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Ambition, Resilience And Tenacity: Earning A Spot On The OR Team With Rachel Sadlack

Posted on October 14, 2020


Medical device sales reps are increasingly being seen as crucial additions to the OR team nowadays. Often having the greater knowledge about the device they are selling, they are often depended upon by surgeons to ensure proper installation and to troubleshoot problems when they arise. Before you get to that place, however, it takes a lot of hard work, perseverance and the right attitude to earn their respect and confidence. Rachel Sadlack learned this early on during her career as a medical sales rep in CMF and trauma orthopedic. Taking a huge pay cut from her previous, non-medical sales job, Rachel took a chance in medical device by starting out as an associate for three seniors. Soon enough, she rose to become a senior and eventually a leader in a relatively short amount of time. Listen as she relates this story and some informative details about the CMF space with host Samuel Adeyinka. Plus, stay tuned for Rachel’s take on what makes a good candidate for a medical device sales position.

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Ambition, Resilience And Tenacity: Earning A Spot On The OR Team With Rachel Sadlack

We have a very interesting guest. She’s hardworking, she’s effective and she’s no-nonsense. She’s a Regional Manager in the CMF Division of Medical Device Sales. For some of you, you might be asking, “What is CMF?” That is Craniomaxillofacial Division. That’s dealing with facial reconstructive surgery, general trauma surgeries, procedures like that, that deal with the face and including implants and working with surgeons that do a lot of those types of procedures. The reason why this episode is important is because Rachel goes not only in her story, but she goes into detail on what CMF is. More importantly, for a lot of those that are reading, how to get into a medical device sales position, especially one like that. She talks about not just what it takes for someone that wants to get in, but what characteristics, what qualities we need to be there for someone that’s already in. It’s a very dynamic episode because she gets into the detail of what’s so important to keep in mind. I hope you enjoy the episode.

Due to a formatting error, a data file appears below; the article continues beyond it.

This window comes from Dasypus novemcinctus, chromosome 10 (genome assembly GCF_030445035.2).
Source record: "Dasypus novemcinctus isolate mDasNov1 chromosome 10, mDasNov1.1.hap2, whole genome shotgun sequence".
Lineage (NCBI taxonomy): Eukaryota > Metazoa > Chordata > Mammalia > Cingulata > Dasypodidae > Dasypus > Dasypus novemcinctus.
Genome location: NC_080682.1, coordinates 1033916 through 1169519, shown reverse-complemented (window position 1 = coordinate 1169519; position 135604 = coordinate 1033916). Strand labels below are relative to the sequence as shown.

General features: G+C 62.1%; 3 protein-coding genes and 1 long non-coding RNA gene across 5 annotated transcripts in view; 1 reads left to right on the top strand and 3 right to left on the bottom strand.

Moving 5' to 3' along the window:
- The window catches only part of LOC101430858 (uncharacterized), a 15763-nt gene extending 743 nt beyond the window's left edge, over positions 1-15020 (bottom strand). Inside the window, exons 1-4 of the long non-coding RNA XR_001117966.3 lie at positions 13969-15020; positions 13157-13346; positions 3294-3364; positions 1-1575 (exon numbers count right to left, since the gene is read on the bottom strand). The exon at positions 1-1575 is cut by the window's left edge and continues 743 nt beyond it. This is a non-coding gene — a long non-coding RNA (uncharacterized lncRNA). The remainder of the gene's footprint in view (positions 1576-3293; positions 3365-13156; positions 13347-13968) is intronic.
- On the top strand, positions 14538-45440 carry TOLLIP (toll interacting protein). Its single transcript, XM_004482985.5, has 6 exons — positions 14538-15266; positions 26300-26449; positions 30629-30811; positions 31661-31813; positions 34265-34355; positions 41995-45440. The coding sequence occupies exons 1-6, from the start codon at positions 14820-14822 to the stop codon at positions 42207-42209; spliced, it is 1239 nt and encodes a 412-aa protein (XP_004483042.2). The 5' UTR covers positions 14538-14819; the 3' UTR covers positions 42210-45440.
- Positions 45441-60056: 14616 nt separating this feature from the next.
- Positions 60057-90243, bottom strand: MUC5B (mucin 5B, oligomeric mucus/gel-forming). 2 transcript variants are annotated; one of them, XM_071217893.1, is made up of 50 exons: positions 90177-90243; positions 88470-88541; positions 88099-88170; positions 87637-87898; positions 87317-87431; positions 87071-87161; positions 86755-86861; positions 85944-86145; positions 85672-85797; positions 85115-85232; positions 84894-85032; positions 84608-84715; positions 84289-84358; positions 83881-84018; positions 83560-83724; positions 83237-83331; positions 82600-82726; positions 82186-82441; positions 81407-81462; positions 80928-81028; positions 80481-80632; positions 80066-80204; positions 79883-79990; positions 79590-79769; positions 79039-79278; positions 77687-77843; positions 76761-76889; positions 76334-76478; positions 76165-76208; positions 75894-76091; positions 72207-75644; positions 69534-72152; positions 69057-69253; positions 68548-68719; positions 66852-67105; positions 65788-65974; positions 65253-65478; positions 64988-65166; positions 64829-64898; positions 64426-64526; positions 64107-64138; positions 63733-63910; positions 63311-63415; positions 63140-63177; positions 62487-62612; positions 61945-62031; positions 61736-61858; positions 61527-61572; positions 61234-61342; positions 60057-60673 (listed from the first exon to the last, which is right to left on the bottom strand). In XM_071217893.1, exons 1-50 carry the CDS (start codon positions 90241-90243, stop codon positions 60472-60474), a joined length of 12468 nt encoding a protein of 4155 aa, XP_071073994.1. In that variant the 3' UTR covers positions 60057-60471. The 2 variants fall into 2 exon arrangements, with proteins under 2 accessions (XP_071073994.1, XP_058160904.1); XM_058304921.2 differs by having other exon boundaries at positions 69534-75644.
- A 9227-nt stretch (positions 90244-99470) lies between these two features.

Rachel, how are you?

I’m good. How are you?

I’m very good. Thank you so much for being on the show with us. Rachel is with a leading medical device sales company. She is in the CMF Division in Mableton, Georgia. Rachel, why don’t you tell us a little bit about who you are and what you do?

I am the CMF Regional Manager for a large medical device company. I cover the Southeast encompassing Virginia, West Virginia, North Carolina, South Carolina, parts of Tennessee and parts of Georgia. I manage a team of about 30 consultants who cover that area. It’s focused on facial reconstruction, orthognathics, neuro re-plating, sternal closure and general facial trauma.

Is that more of an elective or is that a mix? What type of surgeries are those?